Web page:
Even the king of beasts can be humbled by a toothache.
With one mighty yawn, Zamba revealed what pains all 700 pounds of him: two missing fangs.
Sometime this winter the massive lion broke off two of his signature teeth. And he hasn’t been the same since.
“He’s always been temperamental,” said Mike Wyche, who keeps Zamba at Cat Tales Zoological Park. “But now he’s one big, badass, gnarly cat.”
For Zamba the pain must have been worse at times than stepping on the proverbial thorn.
“Nothing is good when your teeth hurt,” said veterinarian Dr. Brian Hunter.
The staff and students at Cat Tales aren’t sure how he broke his teeth down to the gums. One speculated the lion bit into an icy log this winter. Others think he got them caught in the chain-link fence that rings his quarters.
Caretakers found the sharp teeth while cleaning out the lion’s cage.
Take note: Mike and Debbie Wyche may operate Cat Tales, but Zamba runs it. He has turned his wooden platform into a throne, looking as if servants used hair dryers, combs and gel to create a bouffant masterpiece.
Some days the lion – who has never lived in the wild – is as playful as a kitten. And some days, says Wyche, “let’s just say he exhibits a bit of ‘catitude.’ ”
Friday was an up-and-down day.
Wyche has worried that without dental intervention, Zamba’s tooth problem would lead to infection and perhaps bigger issues.
It wasn’t the first root canal for a Cat Tales feline. The park’s white Bengal tiger had the procedure years ago. But Zamba, with all his fearsome roar and fussiness, presented a different set of challenges.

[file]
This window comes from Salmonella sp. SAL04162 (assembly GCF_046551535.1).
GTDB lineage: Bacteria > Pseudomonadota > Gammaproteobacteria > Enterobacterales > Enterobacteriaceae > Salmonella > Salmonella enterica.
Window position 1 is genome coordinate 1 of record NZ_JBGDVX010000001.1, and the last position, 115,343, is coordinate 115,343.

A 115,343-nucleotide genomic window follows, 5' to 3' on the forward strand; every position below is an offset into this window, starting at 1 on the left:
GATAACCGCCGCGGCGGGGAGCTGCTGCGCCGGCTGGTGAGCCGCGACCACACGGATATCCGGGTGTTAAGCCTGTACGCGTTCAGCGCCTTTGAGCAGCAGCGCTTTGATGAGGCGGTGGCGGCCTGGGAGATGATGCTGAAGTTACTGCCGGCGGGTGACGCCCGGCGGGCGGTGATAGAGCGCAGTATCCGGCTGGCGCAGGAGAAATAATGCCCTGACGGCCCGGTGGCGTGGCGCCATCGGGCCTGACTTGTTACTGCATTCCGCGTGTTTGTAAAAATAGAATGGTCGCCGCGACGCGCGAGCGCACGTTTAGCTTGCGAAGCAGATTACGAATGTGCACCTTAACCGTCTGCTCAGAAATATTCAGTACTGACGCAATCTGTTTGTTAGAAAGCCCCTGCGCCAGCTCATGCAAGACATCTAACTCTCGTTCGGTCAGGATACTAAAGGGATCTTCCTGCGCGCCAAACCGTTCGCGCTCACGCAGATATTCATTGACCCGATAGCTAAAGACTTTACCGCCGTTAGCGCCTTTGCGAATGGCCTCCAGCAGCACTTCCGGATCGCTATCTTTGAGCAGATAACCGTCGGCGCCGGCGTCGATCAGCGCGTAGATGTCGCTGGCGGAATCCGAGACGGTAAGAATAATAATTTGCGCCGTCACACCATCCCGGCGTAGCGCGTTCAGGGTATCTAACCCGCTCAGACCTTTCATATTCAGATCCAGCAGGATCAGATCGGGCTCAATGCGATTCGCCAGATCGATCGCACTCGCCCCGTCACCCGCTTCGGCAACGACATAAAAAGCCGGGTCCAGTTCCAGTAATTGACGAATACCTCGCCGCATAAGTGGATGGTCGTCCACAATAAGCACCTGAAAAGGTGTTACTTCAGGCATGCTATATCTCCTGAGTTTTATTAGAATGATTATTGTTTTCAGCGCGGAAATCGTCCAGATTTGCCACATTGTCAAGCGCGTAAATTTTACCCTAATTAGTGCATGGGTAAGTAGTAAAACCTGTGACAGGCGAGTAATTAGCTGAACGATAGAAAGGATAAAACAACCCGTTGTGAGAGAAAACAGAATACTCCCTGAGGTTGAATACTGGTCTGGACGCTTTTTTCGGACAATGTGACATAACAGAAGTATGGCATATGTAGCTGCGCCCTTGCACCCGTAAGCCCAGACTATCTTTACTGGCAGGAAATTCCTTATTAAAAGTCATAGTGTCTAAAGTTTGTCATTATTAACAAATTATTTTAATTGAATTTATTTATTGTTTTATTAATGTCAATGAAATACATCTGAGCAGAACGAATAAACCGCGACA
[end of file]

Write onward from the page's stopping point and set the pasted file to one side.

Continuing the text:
When Eastern Washington University dental hygiene student Erica Ellsworth heard that a lion needed a root canal, she spread the word. Within a day she had 20 offers from area dentists.
In the end the job fell to Dr. Rod Tataryn, a Spokane endodontist with a portable root canal surgery setup. Tataryn has alleviated searing tooth pain for many across the Inland Northwest. He’s the specialist many dentists call upon.
It was, he said, the biggest job he’s ever done.
Before Tataryn could start the drills, Hunter and Wyche had to tranquilize Zamba.
Wyche fired the gun and drew Zamba’s ire. He charged the fence and roared at Wyche, taking a few not-so-friendly swipes at him.
After the two darts fired into his hindquarters knocked out the lion, it took eight people to load Zamba onto a stretcher and into the care of Tataryn and his team – Jerilynn Cunnington, Lisa Howard and Emily Bollensky.
Tataryn had to special-order 5-inch long files to scrape and bore a hole deep enough to treat Zamba’s teeth.
After a few hours, the procedure was done and the Wyches could begin to relax.
Zamba hasn’t drawn such an audience since his days as a Hollywood cat. He acted in movies, music videos and advertisements, and roared for MGM studios before a trainer caught him ogling the audience rather than listening to instructions.
He was soon sent to Cat Tales for keeping nine years ago.
The Wyches also drew blood and plan to send samples to a European lab for DNA sampling. They believe Zamba is a Barbary lion, a species that is now believed to be extinct in the wild. One trait is the massive mane that trails down the chest of the males.
By visual accounts, Zamba seems a genetic candidate. If he has the right genes, he may be bred to restore the line.
“He’ll not forget this day for a long time,” Wyche said. “In the long term it was good for him. For the short term, I’m going to avoid his cage.”
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